Then gently (but quickly) steer the conversation toward 1 or possibly 2 pre-determined questions that will get you some small chance of getting the material you need.

That is about the best you can hope for in 10 minutes.

Good luck.
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Old November 13th, 2011, 08:21 AM   #8
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Re: to light talking head in small space-softbox vs fresnel

For really small spaces, also consider bouncing a light off the wall. Any tungsten would work for bounce. Sometimes it's hard to get a softbox in there without getting it too close to the talent. And still allowing enough depth of field between the subject and the back wall.
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Old November 13th, 2011, 08:23 AM   #9
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Re: to light talking head in small space-softbox vs fresnel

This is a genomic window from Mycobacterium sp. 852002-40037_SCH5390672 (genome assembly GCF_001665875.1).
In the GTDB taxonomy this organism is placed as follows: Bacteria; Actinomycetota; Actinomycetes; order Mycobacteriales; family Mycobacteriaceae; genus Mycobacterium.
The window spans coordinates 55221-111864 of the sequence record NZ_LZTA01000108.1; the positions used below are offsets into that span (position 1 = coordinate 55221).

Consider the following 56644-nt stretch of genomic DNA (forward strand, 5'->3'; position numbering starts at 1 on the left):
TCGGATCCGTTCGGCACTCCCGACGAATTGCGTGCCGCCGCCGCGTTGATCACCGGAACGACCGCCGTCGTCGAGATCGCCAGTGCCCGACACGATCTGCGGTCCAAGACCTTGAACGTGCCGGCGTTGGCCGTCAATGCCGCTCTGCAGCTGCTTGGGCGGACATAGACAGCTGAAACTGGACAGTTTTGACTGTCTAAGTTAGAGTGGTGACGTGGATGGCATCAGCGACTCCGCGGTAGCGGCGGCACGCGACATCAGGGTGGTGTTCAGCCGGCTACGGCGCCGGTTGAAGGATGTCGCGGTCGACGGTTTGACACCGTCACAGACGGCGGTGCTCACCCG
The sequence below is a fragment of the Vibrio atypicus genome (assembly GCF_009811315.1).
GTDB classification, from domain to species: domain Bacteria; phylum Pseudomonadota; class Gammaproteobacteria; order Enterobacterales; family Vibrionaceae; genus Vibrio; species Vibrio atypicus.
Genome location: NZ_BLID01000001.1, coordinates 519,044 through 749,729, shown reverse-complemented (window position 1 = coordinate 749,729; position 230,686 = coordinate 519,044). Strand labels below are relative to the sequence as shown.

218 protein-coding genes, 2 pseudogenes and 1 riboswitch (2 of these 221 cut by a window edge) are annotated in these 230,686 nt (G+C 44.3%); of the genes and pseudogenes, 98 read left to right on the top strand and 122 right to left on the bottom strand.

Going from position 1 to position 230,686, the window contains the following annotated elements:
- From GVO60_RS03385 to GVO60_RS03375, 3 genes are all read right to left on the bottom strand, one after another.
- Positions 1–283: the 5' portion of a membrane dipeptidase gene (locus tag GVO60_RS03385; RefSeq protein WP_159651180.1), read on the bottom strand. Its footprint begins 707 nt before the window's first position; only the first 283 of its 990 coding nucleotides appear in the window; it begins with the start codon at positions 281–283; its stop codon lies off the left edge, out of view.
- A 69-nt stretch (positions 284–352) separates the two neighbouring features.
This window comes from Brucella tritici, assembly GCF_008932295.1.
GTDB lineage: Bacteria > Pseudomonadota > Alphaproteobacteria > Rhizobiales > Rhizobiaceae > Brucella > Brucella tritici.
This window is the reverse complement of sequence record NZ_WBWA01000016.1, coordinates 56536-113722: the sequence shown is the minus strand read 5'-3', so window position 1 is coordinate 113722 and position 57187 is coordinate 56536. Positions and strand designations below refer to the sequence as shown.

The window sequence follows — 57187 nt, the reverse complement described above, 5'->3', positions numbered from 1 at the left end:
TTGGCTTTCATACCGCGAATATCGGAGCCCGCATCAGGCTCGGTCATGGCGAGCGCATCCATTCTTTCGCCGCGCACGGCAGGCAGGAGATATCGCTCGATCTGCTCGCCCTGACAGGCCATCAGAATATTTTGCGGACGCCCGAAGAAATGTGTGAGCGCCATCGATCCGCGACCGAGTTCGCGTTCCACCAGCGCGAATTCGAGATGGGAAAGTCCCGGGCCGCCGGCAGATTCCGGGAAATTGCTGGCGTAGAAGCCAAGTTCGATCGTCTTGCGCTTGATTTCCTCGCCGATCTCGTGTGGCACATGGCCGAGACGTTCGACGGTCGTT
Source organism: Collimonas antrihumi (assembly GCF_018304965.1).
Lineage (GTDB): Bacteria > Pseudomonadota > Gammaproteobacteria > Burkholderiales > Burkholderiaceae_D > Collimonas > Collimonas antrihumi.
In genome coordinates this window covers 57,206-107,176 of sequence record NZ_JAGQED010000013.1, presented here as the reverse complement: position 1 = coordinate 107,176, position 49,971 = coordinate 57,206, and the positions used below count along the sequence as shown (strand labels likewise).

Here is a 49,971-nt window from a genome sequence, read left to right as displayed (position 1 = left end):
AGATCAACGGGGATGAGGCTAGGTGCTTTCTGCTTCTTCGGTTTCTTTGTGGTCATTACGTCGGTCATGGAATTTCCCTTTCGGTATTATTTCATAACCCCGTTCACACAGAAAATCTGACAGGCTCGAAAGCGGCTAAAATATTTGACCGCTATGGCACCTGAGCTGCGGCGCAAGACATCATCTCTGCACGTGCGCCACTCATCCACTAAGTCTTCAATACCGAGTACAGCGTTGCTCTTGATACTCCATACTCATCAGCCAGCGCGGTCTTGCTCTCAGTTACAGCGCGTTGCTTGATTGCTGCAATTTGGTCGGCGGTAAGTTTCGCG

Ooops. Just saw that you're using a black background, so bounce won't work. Too much bleed onto background.
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Old November 22nd, 2011, 11:13 PM   #10
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Re: to light talking head in small space-softbox vs fresnel

Use the softbox and get a bigger room :)

I find direct light far too harsh for faces. I use softboxes and then run a cutter to cut back the spill when in tight locations.
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Old November 23rd, 2011, 07:10 AM   #11